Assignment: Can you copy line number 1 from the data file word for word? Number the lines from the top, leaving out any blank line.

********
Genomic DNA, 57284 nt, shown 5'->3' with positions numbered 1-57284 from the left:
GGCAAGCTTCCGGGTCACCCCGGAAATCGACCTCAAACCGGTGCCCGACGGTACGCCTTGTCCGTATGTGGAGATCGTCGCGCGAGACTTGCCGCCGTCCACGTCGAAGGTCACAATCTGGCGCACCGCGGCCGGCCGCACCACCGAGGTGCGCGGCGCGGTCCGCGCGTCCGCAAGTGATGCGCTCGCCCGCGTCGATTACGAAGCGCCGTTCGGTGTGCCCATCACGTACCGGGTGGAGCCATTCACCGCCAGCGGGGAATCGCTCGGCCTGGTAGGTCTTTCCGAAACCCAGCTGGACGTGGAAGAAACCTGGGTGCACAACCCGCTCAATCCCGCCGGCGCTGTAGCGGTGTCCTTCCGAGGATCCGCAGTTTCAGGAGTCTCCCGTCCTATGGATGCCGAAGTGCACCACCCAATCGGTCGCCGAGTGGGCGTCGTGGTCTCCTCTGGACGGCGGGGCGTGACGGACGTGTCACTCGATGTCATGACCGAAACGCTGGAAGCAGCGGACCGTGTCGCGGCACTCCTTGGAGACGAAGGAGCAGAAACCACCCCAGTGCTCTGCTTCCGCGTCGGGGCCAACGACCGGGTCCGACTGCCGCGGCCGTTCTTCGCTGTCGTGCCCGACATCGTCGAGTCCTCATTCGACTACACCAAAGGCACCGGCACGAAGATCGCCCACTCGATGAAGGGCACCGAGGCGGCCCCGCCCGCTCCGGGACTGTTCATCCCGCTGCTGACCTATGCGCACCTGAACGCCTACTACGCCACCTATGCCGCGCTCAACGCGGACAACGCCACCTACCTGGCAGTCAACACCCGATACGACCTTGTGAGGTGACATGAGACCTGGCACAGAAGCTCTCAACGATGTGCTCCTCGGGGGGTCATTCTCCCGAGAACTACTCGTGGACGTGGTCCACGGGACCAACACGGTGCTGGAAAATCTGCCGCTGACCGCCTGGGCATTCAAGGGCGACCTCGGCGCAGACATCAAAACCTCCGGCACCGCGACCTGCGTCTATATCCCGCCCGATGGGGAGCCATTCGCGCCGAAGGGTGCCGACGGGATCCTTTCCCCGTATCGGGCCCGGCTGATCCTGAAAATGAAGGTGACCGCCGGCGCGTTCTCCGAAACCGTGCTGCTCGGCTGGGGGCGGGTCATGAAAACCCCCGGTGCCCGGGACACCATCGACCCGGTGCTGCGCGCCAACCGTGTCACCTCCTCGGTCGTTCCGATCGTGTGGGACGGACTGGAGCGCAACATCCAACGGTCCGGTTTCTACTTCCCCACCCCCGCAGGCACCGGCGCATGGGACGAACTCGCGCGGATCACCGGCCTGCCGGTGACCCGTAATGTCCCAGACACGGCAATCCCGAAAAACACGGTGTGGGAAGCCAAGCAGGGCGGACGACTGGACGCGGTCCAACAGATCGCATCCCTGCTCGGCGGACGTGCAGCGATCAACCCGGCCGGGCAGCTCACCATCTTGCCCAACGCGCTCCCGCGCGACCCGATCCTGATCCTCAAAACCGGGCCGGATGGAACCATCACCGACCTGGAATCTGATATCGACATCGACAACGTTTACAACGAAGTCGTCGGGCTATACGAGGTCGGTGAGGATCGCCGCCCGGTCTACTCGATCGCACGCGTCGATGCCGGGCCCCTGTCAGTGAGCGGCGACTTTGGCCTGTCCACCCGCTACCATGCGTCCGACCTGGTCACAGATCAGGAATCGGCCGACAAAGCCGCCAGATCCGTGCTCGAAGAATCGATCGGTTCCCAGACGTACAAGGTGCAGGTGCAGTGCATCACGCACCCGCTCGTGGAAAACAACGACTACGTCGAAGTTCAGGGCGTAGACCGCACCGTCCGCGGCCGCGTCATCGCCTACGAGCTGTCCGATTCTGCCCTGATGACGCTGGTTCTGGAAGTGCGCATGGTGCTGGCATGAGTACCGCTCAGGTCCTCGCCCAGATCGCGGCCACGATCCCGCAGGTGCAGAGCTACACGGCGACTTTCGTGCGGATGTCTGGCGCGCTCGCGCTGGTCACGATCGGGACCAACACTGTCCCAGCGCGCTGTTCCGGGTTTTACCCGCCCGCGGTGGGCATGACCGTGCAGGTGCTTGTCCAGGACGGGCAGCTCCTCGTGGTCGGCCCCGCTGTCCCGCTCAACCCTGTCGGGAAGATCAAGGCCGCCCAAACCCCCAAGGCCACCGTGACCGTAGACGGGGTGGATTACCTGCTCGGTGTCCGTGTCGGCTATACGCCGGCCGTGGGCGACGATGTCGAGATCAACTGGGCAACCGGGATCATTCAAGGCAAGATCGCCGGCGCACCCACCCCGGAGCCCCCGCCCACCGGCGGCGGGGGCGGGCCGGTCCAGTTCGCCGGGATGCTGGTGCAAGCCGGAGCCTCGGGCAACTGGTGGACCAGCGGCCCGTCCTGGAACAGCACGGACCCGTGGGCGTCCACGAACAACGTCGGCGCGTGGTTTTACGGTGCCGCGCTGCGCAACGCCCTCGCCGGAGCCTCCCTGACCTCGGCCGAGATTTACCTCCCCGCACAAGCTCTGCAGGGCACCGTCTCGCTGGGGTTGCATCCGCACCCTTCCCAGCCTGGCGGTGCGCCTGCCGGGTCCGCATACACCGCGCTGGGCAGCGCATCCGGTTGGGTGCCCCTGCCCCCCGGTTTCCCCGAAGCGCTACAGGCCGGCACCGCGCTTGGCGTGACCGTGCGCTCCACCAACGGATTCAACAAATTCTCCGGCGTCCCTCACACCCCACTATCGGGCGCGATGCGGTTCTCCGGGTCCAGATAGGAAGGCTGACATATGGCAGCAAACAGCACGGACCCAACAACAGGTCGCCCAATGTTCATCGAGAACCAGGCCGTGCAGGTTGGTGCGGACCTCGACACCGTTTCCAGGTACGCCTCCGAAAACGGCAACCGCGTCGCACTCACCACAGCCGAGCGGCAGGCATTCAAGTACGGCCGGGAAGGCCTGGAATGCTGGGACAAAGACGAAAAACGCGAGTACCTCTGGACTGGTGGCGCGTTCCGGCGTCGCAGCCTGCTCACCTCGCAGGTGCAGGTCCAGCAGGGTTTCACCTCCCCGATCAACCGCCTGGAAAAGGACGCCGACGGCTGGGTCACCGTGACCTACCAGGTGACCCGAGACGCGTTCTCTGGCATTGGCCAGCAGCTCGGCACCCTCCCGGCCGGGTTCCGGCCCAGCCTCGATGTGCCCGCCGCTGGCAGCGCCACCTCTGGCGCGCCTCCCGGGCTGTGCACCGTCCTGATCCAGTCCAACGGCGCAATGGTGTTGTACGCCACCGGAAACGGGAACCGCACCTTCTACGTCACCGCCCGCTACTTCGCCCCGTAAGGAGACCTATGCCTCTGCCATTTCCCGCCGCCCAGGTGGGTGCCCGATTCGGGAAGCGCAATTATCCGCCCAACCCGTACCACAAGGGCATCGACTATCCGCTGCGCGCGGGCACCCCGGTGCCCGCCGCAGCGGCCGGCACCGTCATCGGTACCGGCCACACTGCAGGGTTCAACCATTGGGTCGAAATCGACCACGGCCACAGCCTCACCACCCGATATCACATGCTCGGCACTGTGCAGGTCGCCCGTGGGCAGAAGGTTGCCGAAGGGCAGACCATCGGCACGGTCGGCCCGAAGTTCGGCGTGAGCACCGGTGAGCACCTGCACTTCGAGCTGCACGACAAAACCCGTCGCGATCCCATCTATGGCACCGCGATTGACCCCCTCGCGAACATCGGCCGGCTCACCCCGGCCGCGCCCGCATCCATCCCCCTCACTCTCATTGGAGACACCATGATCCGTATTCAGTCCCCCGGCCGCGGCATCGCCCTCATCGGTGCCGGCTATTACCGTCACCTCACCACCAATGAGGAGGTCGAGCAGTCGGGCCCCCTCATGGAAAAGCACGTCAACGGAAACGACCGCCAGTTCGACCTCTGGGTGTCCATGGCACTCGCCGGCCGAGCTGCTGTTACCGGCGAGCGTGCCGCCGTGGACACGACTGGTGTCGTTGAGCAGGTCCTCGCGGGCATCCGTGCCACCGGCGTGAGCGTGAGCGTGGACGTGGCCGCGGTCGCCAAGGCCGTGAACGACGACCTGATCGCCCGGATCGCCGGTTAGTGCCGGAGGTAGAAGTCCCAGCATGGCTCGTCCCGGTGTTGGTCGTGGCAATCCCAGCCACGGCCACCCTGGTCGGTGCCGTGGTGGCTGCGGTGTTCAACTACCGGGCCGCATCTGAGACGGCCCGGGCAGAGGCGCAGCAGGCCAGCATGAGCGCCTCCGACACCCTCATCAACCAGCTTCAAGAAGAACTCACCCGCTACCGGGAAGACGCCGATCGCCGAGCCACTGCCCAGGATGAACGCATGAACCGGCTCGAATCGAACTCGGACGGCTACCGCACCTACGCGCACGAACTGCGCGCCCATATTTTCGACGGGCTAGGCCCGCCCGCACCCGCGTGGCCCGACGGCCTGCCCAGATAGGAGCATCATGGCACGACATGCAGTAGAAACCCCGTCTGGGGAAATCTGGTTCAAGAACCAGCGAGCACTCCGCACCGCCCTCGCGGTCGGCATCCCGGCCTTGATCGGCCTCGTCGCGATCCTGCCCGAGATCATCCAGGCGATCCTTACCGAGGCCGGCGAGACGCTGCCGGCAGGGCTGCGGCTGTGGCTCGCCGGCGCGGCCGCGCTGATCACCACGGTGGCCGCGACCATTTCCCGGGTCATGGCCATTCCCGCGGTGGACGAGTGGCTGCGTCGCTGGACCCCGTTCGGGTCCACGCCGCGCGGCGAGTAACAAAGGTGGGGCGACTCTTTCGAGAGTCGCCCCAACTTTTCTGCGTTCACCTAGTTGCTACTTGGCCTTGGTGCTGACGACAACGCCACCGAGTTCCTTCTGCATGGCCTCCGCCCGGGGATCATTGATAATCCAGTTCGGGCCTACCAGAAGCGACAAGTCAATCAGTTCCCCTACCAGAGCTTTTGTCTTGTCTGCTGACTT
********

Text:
Genomic DNA, 57284 nt, shown 5'->3' with positions numbered 1-57284 from the left: